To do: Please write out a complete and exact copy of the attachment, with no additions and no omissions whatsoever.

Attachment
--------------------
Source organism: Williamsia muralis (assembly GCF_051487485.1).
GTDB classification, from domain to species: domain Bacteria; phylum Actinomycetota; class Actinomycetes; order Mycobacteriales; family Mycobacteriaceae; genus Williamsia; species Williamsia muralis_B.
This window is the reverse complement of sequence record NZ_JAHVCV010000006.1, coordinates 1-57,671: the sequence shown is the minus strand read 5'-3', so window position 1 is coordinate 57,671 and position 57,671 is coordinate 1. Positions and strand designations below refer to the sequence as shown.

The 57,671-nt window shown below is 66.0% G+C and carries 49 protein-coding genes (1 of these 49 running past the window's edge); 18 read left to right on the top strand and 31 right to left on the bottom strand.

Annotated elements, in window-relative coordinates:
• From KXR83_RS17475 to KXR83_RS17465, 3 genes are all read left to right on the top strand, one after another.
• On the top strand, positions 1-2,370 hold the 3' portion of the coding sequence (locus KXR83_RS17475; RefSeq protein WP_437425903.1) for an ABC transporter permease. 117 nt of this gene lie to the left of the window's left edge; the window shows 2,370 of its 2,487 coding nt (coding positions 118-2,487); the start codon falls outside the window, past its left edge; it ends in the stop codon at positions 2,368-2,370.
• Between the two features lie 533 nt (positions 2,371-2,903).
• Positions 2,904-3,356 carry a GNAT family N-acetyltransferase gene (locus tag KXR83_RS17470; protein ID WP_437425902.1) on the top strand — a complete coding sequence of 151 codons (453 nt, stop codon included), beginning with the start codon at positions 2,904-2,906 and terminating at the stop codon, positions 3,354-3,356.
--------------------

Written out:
Source organism: Williamsia muralis (assembly GCF_051487485.1).
GTDB classification, from domain to species: domain Bacteria; phylum Actinomycetota; class Actinomycetes; order Mycobacteriales; family Mycobacteriaceae; genus Williamsia; species Williamsia muralis_B.
This window is the reverse complement of sequence record NZ_JAHVCV010000006.1, coordinates 1-57,671: the sequence shown is the minus strand read 5'-3', so window position 1 is coordinate 57,671 and position 57,671 is coordinate 1. Positions and strand designations below refer to the sequence as shown.

The 57,671-nt window shown below is 66.0% G+C and carries 49 protein-coding genes (1 of these 49 running past the window's edge); 18 read left to right on the top strand and 31 right to left on the bottom strand.

Annotated elements, in window-relative coordinates:
• From KXR83_RS17475 to KXR83_RS17465, 3 genes are all read left to right on the top strand, one after another.
• On the top strand, positions 1-2,370 hold the 3' portion of the coding sequence (locus KXR83_RS17475; RefSeq protein WP_437425903.1) for an ABC transporter permease. 117 nt of this gene lie to the left of the window's left edge; the window shows 2,370 of its 2,487 coding nt (coding positions 118-2,487); the start codon falls outside the window, past its left edge; it ends in the stop codon at positions 2,368-2,370.
• Between the two features lie 533 nt (positions 2,371-2,903).
• Positions 2,904-3,356 carry a GNAT family N-acetyltransferase gene (locus tag KXR83_RS17470; protein ID WP_437425902.1) on the top strand — a complete coding sequence of 151 codons (453 nt, stop codon included), beginning with the start codon at positions 2,904-2,906 and terminating at the stop codon, positions 3,354-3,356.